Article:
When most people think of spinal cord injuries, they think of trauma that results in a person becoming paralyzed, either partially or completely. However, there is something called an incomplete spinal cord injury that does not completely sever the spinal cord. Individuals who sustain incomplete spinal cord injuries can suffer from a range of disabilities, sometimes minor and sometimes severe. Here, we want to more thoroughly define incomplete spinal cord injuries.
Complete Versus Incomplete Spinal Cord Injury
Spinal cord injuries occur in a wide variety of ways, and every injury is different. A complete spinal cord injury is one that results in a completely severed spinal cord. This is a devastating injury, and a person will lose all motion and sensation from the site below the injury.
However, an incomplete spinal cord injury is not a complete severing or compression of the spine. The reality is that there are various types and levels of severity of incomplete spinal cord injuries that can occur. In many cases, a person who sustains an incomplete spinal cord injury will retain some sensation and level of functionality below the site of the injury. The overall severity of an incomplete spinal cord injury will depend on several factors.
Common Causes of Incomplete Spinal Cord Trauma
When we look at data available from the National Spinal Cord Injury Statistical Center (NSCISC), we can see that spinal cord injuries often occur as a result of the careless or negligent actions of others. During the most recent five reporting years, the most common causes of spinal cord trauma include:
- Vehicle accidents
- Sports injuries
- Medical or surgical errors
- Other incidents
Consequences of an Incomplete Spinal Cord Injury
As we mentioned, an incomplete spinal cord injury can result in a range of consequences for the victim. The signs and symptoms will vary significantly from incident to incident. Some of the most influential factors on the severity of an incomplete spinal cord injury include the location and severity of the initial injury, how quickly a person receives medical treatment after the injury occurs, and the quality of long-term care available.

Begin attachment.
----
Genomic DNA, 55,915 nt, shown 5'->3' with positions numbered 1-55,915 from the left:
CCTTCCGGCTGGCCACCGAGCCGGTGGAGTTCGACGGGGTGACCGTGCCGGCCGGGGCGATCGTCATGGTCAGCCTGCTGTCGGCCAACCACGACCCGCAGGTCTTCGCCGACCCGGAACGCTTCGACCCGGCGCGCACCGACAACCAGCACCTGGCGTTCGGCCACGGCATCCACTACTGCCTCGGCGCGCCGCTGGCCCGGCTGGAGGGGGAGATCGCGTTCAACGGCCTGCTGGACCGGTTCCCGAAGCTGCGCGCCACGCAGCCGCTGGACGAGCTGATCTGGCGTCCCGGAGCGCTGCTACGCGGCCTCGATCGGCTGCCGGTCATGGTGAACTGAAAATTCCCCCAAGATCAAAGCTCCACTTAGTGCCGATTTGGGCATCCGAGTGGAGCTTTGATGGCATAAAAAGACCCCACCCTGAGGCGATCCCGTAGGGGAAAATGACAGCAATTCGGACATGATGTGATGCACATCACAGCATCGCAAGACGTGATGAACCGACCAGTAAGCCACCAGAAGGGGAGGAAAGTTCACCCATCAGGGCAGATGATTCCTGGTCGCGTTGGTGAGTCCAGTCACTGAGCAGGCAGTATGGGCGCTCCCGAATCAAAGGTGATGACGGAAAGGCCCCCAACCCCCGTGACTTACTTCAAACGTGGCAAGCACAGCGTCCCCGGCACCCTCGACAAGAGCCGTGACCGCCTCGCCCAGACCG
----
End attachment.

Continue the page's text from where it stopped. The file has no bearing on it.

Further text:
Some of the most common signs and symptoms of an incomplete spinal cord injury include weakness throughout the body below the injury site, loss of control over one or more limbs, trouble breathing, pain in the arms, legs, or back, or numbness below the injury site.
Individuals may only experience symptoms for a short period of time, depending on the severity of the initial injury. However, more severe and complete spinal cord trauma often results in long-term or lifelong disabilities for a victim.
Any person who sustains an incomplete spinal cord injury caused by the careless or negligent actions of others needs to work with a skilled attorney as soon as possible. These claims can become challenging, and a lawyer can use their resources to fully investigate the incident. They will gather the evidence needed to prove liability and vigorously negotiate with insurance carriers to recover total compensation for their client. The NSCISC says that the first year of medical costs for a spinal cord injury can rise to as much as $1.1 million, and each follow-up year also leads to significant expenses. An attorney can help ease the burden by seeking maximum compensation on behalf of their client.